I have long said that information is key to doing repairs right, but I recently discovered that there’s more to it than that, namely skills. For example, take a technician who’s a fantastic welder. If he doesn’t know what steels he’s working on or the procedures required, he’s not aware of the damage he could cause by the same welding he does every day. His welds may look good, but appearances are deceiving.

The same great welder brings a wire feed welder to the vehicle he’s repairing. He has spent a great deal of time and effort to make sure all panels, weld joints, etc., fit correctly. He has prepped the vehicle meticulously. He then turns on the MIG welder and completes his first plug weld or starts his continuous weld on the joint. The weld doesn’t sound right or look right. He stops and adjusts the machine and starts welding again or does another plug weld. It’s still not right, so another adjustment is made. Now it sounds and looks better.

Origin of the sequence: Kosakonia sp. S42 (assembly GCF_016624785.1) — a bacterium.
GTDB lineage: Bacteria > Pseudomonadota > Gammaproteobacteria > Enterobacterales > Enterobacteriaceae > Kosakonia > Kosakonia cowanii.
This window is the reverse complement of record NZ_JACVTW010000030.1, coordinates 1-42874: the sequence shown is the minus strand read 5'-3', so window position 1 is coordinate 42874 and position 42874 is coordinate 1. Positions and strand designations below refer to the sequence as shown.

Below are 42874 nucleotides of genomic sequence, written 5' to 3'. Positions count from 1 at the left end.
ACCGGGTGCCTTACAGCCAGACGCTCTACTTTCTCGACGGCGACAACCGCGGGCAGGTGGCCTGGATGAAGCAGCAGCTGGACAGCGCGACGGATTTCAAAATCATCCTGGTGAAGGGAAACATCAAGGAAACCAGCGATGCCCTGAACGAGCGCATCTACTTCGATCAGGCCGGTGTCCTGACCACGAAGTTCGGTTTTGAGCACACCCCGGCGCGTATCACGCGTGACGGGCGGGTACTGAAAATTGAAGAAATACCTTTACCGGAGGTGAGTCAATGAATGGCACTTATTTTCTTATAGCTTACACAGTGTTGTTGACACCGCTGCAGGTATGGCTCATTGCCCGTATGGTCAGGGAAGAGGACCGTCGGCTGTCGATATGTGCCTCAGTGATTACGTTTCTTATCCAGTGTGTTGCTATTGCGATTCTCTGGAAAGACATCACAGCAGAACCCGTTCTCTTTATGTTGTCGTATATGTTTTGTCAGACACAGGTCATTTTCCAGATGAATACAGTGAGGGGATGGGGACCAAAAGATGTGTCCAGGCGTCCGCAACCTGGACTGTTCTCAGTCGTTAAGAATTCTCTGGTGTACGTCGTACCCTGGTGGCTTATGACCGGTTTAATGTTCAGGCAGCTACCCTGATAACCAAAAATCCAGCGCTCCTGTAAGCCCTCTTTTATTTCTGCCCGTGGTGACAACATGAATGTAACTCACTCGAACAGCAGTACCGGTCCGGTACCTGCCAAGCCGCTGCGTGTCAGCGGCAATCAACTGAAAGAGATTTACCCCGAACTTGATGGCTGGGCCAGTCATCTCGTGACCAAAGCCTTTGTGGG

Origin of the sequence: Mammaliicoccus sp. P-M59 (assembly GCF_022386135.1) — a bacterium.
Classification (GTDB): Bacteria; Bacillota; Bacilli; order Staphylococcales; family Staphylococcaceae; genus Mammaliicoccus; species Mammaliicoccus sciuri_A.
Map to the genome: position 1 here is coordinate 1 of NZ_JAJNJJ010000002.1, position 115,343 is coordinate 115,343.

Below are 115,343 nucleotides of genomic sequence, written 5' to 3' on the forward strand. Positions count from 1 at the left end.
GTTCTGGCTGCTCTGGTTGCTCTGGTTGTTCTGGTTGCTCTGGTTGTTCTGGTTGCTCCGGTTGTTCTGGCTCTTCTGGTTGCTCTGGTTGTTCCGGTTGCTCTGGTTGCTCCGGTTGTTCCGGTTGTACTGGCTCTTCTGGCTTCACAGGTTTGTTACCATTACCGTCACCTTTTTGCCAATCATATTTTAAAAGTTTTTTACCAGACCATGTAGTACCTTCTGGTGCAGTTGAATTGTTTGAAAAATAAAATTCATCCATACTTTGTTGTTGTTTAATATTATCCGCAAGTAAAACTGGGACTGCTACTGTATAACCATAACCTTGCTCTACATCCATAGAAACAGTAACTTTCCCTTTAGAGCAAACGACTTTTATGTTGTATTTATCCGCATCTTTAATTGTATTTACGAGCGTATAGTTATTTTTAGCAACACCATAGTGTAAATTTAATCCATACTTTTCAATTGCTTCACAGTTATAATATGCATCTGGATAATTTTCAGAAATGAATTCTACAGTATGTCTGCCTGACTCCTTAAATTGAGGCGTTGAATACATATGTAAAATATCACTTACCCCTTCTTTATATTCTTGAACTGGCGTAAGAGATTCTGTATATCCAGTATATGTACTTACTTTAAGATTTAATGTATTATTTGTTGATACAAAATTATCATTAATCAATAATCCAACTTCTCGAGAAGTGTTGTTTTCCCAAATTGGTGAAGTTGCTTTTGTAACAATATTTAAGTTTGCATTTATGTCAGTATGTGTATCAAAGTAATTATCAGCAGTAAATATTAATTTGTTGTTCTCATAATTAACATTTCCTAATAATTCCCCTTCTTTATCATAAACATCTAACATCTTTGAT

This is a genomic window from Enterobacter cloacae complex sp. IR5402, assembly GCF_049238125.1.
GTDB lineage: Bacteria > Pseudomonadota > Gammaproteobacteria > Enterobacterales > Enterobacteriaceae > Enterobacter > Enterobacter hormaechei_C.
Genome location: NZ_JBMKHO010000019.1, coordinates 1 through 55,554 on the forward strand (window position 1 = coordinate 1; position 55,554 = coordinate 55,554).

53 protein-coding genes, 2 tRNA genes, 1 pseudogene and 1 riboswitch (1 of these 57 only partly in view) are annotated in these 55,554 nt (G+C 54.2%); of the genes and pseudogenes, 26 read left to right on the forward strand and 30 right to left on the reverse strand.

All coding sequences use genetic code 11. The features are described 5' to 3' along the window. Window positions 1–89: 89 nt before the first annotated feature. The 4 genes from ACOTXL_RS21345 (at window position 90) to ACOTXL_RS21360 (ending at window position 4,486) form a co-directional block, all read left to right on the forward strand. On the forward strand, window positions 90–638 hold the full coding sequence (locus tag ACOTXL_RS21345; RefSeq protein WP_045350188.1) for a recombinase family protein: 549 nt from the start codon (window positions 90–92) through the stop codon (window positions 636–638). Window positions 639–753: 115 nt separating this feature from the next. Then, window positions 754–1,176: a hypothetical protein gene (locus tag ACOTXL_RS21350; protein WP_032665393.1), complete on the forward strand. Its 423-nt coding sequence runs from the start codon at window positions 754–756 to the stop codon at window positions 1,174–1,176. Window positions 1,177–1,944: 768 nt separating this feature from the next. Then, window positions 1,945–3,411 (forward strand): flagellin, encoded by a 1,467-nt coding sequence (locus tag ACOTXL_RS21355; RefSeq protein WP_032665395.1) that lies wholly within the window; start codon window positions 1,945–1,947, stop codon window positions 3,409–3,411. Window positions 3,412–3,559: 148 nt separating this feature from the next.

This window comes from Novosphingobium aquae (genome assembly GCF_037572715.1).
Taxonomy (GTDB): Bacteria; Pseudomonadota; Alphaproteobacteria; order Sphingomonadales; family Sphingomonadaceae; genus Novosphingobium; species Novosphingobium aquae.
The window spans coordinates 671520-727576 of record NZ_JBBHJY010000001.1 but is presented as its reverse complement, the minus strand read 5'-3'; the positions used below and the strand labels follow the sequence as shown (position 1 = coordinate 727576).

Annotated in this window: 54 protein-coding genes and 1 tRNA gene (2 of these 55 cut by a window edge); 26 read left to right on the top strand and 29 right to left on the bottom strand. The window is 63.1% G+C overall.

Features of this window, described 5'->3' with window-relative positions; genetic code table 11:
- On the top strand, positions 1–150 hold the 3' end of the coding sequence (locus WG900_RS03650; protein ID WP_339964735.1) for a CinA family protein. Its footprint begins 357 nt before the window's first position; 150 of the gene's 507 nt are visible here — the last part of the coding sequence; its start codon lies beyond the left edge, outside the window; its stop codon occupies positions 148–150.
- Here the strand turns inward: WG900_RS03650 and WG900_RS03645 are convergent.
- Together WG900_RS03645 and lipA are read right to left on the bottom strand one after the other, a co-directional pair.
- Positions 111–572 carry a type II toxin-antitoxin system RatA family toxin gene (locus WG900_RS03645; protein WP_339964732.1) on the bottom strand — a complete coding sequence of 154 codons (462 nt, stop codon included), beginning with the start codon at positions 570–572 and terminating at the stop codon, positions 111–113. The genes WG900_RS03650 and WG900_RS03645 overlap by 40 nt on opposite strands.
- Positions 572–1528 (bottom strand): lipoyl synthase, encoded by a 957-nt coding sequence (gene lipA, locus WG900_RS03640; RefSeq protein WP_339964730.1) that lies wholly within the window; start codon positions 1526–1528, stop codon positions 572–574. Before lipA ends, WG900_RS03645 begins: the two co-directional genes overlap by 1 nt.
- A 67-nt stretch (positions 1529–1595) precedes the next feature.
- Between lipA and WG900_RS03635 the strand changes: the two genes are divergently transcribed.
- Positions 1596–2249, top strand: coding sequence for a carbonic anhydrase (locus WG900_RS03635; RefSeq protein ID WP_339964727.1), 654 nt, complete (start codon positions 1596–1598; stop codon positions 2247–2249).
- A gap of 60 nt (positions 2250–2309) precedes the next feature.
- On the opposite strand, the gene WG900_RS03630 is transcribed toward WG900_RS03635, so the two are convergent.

Sound familiar? The machine was not set right and welds were being made. We don’t know if the welder is making welds of the proper strength because there was no destructive test done prior to welding on the vehicle. Where in the manufacturers’ instructions or even welder manufacturers’ instructions do they list how many practice welds are allowed on the vehicle being repaired?

Training also reminds us of the basics – the things we forget or take for granted. You can do something every day and still forget a basic principle. Managers should ask their technicians, “How many of you set up the welder or do practice welds off the vehicle?”